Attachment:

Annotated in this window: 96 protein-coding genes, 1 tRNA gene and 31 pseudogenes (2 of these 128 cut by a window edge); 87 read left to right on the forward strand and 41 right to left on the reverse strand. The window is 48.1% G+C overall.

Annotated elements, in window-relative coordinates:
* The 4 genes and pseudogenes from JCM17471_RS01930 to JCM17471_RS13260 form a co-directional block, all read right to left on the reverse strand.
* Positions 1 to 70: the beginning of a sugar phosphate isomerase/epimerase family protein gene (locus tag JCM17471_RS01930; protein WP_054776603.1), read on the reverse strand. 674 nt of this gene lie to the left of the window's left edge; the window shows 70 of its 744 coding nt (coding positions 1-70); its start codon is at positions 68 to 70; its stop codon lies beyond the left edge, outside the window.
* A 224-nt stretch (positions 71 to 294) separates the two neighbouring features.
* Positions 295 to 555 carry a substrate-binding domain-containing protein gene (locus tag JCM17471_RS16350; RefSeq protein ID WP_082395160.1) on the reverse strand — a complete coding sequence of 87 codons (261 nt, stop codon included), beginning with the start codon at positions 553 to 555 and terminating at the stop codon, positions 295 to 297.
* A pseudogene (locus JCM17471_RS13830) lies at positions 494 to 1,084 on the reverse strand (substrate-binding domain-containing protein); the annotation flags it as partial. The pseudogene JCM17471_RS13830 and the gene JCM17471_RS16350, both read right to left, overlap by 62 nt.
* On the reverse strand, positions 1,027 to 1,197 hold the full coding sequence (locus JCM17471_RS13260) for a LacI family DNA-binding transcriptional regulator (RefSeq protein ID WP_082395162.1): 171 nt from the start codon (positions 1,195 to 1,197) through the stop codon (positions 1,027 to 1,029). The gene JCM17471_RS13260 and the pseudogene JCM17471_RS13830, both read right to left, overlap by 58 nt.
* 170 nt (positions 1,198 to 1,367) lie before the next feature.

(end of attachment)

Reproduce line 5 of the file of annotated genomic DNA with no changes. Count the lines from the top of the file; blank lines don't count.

* A 224-nt stretch (positions 71 to 294) separates the two neighbouring features.